Coupling Proteins in Type IV Secretion

  • Matxalen Llosa
  • Itziar Alkorta
Part of the Current Topics in Microbiology and Immunology book series (CT MICROBIOLOGY, volume 413)


Type IV coupling proteins (T4CPs) are essential constituents of most type IV secretion systems (T4SSs), and probably the most intriguing component in terms of their evolutionary origin and functional role. Coupling proteins have coevolved with their cognate secretion system and translocated substrates. They are present in all conjugative systems, leading to the suggestion that they play a specific role in DNA transfer. However, they are also part of many T4SSs involved in bacterial virulence, where they are required for protein translocation, with no apparent involvement in DNA secretion. Their name reflects genetic and biochemical evidence of a connecting role between the substrate and the T4SS, thus probably playing a major role in substrate recruitment. Increasing evidence supports also a role in signal transmission leading to activation of secretion. Most studies have addressed conjugative coupling proteins of the VirD4-like protein family. Their conserved features include a nucleotide-binding domain, essential for substrate translocation, a C-terminal domain involved in substrate interactions, and a transmembrane domain anchoring them to the inner membrane, which is an important regulator of protein function. Purified soluble deletion mutants display ATP hydrolysis activity and unspecific DNA binding. Elucidation of the 3D structure of the soluble deletion mutant of the conjugative coupling protein TrwB, TrwBΔN70, provided the basis for further mutagenesis studies rendering interesting insights into the structure–function of these proteins. Their key role as couplers between substrate and transporter provides biotechnological potential as targets for anti-virulence strategies, as well as for customization of substrate delivery through heterologous secretion systems.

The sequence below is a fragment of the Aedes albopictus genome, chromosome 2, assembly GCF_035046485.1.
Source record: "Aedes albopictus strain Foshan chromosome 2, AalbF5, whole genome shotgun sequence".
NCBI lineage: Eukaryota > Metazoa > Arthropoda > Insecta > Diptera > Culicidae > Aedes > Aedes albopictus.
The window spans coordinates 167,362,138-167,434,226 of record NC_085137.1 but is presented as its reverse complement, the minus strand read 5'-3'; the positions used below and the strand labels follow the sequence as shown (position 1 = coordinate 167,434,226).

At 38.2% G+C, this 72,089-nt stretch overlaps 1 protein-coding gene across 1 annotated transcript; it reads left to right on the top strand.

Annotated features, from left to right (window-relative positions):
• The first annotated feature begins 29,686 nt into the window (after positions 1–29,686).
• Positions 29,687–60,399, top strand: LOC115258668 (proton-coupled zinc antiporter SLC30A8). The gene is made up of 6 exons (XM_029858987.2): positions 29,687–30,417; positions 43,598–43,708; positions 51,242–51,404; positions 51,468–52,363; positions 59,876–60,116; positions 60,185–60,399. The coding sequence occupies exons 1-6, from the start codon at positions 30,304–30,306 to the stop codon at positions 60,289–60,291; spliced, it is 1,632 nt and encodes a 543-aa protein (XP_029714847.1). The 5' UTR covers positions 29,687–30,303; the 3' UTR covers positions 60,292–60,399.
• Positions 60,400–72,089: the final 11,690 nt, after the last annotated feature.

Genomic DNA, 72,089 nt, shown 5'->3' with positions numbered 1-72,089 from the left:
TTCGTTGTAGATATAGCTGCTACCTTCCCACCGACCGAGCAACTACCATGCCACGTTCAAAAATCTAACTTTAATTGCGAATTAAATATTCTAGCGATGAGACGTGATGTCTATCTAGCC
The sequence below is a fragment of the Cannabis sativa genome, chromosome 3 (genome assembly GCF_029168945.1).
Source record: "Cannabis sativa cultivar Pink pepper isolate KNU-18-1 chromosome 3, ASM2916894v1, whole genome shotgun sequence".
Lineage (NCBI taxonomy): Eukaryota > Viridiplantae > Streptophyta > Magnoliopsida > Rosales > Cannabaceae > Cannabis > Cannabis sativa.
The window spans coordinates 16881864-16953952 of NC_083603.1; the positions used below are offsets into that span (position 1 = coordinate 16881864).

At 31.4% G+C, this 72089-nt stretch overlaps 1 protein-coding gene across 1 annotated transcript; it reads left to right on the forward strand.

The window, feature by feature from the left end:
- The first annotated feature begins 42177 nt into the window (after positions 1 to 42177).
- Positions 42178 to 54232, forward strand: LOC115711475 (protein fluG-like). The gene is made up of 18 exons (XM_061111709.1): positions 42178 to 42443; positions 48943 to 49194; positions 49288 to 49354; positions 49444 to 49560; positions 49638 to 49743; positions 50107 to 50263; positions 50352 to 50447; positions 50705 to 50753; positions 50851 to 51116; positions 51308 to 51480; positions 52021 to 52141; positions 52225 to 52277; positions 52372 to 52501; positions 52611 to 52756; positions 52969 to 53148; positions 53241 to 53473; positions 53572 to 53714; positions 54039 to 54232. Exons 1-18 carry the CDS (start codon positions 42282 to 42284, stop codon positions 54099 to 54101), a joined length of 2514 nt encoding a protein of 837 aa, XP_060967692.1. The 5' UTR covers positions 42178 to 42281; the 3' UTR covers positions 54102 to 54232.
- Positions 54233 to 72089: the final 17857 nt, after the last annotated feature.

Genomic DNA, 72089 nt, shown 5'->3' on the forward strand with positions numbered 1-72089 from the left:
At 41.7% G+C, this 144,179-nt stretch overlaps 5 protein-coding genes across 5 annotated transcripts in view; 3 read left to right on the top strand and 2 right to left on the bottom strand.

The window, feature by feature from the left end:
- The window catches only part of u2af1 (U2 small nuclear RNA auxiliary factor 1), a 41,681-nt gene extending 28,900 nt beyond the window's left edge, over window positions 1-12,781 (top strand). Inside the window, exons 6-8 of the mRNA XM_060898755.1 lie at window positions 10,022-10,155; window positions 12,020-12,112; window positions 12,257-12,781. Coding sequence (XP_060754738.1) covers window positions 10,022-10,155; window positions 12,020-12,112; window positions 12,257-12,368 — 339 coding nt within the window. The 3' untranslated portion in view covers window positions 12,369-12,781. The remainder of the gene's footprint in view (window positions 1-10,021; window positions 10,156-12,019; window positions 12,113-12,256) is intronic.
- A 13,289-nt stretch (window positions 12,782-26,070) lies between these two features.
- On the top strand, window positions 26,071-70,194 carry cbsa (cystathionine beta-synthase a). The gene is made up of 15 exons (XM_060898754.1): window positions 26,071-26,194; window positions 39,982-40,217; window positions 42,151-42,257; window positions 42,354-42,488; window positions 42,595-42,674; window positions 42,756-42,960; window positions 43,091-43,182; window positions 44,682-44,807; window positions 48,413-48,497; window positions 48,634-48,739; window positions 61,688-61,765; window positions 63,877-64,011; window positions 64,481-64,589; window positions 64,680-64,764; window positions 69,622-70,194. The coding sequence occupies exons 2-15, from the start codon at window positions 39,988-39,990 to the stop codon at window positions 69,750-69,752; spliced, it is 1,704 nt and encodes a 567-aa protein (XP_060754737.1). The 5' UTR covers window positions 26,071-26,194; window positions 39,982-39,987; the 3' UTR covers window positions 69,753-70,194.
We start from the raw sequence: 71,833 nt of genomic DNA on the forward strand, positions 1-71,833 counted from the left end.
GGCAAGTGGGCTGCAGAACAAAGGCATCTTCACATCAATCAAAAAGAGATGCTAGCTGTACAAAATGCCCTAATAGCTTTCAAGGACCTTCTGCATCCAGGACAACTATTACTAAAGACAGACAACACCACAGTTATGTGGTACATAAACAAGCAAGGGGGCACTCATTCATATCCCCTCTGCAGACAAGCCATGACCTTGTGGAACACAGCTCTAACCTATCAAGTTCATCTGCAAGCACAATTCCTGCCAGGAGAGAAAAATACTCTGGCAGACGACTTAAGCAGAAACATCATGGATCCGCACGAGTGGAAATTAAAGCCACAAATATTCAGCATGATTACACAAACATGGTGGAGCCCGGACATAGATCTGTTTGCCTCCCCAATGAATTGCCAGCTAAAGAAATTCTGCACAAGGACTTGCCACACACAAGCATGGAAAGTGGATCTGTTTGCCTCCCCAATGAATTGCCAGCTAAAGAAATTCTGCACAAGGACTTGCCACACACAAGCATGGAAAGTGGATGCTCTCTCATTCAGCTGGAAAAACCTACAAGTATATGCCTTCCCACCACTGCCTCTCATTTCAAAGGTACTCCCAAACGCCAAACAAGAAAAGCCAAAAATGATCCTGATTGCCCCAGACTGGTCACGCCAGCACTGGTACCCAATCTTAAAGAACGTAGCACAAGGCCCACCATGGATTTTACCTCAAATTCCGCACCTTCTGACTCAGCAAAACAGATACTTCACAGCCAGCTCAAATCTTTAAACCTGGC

Bacterial conjugation Pathogenicity Type IV secretion systems Coupling proteins DNA transfer 



Work in ML laboratory is funded by grant BIO2013-46414-P from the Spanish Ministry of Economy and Competitiveness (MINECO) and grant IDEAS211LLOS from the Spanish Association Against Cancer (AECC). We are grateful to Gorka Lasso and Delfina Larrea for Fig. 1, Itxaso Álvarez for Fig. 2 and help with Tables 1 and 2, and Héctor de Paz for help with Fig. 3.


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© Springer International Publishing AG 2017

Authors and Affiliations

  1. 1.Departamento de Biología MolecularUniversidad de Cantabria (UC), and Instituto de Biomedicina y Biotecnología de Cantabria (IBBTEC), UC-CSIC-SODERCANSantanderSpain
  2. 2.Departamento de Bioquímica y Biología Molecular (UPV/EHU)Instituto Biofisika (UPV/EHU, CSIC)LeioaSpain

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